To improve math and science instruction in classrooms nationwide, the National Science Foundation (NSF) has committed $240 million to 24 five-year grant projects through its ambitious new Math and Science Partnership (MSP) program.

The U.S. Department of Education will help fund the effort, which encourages K-12 school districts to team up with universities, research labs, and other organizations to address a number of shortcomings—including a lack of teachers with strong content knowledge in math and science, a shortage of students enrolled in advanced math and science courses, and a lack of challenging curricula and available content in schools across the country.

One focus of the grants will be to make sure teachers are trained in using technology effectively to improve math and science education.

“These partnerships will become part of a broad national network of interconnected sites that will share successful instructional strategies, entice and train competent science and math teachers, and improve learning for millions of students,” said NSF Director Rita Colwell.

The grants range in size from $2.4 million to Rochester University in New York to $35 million to the University of Wisconsin-Madison (UWM). Most projects are led by universities, though a few of the grant recipients—including Baltimore County Public Schools and Oakland (Calif.) Unified School District—are K-12 districts themselves.

Terrence Millar, a math professor who will direct the UWM project, said the effort will scrutinize how universities train future teachers, with the goal of graduating better-prepared educators.

The five-year project, which also will involve the University of Pittsburgh, will include public elementary, middle, and high schools in Madison, Los Angeles, Denver, and Providence, R.I.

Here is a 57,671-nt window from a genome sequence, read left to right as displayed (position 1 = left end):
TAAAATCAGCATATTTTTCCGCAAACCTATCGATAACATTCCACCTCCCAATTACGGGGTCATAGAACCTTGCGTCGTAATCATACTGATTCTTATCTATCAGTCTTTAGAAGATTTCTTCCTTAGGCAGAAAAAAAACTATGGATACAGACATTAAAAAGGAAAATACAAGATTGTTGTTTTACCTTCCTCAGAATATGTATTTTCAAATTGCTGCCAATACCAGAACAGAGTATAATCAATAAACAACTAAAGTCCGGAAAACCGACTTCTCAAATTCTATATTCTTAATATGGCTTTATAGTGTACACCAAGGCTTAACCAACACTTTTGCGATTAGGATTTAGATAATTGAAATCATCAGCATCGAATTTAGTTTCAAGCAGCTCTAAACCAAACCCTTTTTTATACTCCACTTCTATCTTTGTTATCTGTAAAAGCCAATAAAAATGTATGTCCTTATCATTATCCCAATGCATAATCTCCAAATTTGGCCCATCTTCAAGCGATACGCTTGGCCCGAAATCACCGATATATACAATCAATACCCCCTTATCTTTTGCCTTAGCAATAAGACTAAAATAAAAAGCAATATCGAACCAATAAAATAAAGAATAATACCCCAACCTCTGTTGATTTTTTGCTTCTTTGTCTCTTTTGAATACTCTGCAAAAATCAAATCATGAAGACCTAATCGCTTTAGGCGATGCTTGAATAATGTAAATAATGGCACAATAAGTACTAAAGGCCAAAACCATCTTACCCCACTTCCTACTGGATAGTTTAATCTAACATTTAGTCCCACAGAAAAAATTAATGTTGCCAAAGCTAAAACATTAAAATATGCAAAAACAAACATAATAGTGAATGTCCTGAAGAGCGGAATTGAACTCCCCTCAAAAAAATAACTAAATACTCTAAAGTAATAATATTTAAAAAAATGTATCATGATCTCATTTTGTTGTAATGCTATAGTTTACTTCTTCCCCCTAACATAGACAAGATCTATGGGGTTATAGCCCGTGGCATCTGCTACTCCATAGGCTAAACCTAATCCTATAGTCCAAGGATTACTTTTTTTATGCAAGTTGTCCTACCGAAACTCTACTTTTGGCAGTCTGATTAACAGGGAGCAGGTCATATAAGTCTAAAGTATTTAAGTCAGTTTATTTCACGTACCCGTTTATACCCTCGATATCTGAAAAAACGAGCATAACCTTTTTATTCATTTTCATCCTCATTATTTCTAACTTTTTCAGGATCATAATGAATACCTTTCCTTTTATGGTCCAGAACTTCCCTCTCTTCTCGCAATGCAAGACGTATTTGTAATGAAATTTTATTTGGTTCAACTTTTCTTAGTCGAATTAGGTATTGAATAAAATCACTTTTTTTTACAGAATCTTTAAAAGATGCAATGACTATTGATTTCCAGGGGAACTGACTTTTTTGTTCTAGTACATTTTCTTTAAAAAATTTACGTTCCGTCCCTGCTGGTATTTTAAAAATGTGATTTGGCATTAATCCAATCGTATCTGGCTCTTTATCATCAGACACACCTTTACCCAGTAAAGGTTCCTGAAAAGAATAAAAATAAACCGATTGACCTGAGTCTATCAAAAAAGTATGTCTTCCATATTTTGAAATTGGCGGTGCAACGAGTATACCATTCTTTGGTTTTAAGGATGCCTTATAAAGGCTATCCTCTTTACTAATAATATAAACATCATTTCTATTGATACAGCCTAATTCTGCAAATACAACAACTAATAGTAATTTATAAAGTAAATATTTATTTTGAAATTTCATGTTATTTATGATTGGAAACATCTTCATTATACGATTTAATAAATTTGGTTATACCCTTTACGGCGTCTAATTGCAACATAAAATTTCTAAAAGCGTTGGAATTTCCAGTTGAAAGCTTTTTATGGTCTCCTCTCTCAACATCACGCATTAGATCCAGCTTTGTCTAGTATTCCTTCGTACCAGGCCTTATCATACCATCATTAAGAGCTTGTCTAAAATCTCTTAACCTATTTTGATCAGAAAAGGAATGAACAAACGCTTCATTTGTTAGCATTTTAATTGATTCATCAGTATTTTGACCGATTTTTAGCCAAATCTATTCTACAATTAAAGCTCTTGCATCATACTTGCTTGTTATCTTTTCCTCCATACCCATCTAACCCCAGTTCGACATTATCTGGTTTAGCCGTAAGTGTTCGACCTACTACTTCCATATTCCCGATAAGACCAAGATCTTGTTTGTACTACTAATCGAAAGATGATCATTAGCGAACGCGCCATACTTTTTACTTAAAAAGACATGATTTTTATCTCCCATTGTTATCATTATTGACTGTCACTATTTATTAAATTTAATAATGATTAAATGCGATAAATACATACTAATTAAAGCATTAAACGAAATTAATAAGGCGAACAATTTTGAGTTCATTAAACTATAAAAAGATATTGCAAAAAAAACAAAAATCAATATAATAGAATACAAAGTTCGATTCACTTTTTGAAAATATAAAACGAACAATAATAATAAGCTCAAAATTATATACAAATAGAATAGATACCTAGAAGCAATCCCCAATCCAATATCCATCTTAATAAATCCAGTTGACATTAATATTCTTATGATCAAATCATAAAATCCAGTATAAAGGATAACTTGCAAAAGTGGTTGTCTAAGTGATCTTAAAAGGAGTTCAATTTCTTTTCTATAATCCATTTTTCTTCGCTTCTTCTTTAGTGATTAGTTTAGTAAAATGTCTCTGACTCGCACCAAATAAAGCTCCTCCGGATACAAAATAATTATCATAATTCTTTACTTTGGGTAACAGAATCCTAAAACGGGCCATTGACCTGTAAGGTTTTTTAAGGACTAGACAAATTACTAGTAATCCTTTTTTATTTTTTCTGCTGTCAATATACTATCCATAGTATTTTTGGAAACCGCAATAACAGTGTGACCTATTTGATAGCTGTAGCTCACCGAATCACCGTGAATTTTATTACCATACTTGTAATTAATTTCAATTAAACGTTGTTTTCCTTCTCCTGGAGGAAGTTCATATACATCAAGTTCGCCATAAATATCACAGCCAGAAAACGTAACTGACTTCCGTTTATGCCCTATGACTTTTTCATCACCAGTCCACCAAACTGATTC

“We’ll put first-class curricula in these schools and make sure teachers have the kind of training and support to make it successful,” said Andrew Porter, director of the Wisconsin Center for Education Research, where the project will be based.

Millar said children in the United States are not receiving the rigorous science and math education they need to become scientifically and mathematically literate adults.

“Not only aren’t we near the top, but we’re real near the bottom. It’s critical that people have a much better fundamental understanding of math and science,” he said. “This is important for the economic survival of our country. Our business and industries, the ones that are profitable, are moving to very high technology, modern strategies. We can’t have a work force that doesn’t understand the underpinnings.”

Another award will funnel $22 million to the University of Kentucky (UK) to enhance math and science programs across the state’s classrooms and in Appalachia.

The project will attempt to strengthen the quality, quantity, and diversity of the region’s math and science teacher work force at a time when many teachers are leaving the profession.

“Math and science education in rural schools has been neglected,” said Wimberly Royster, former UK vice president of research and graduate studies. “There’s a lot of work that needs to be done in those areas, and this project will allow us to make much-needed real progress.”

The Appalachian Mathematics and Science Partnership will be made up of 52 school districts and nine colleges and universities. It plans to target four areas to address the needs of the region, including pre-service teacher and administrator education; professional development of personnel in pre-kindergarten through grade 12 classrooms; student learning opportunities; and research to advance the understanding of rural education reform.

“The goal is to eliminate the achievement gap in science and mathematics in the central Appalachian region and to build an integrated elementary, secondary, and higher education system in this underserved region,” Eakin said.

NSF has opened competition for the next round of MSP grants. Successful projects will serve as models that can be replicated widely to improve math and science education nationwide. The agency strongly recommends registering projects by Dec. 2, although full proposals are not due until Jan. 7.

Links:

National Science Foundation
http://www.nsf.gov

Math and Science Partnership Program
http://www.nsf.gov/pubs/2002/nsf02190/nsf02190.htm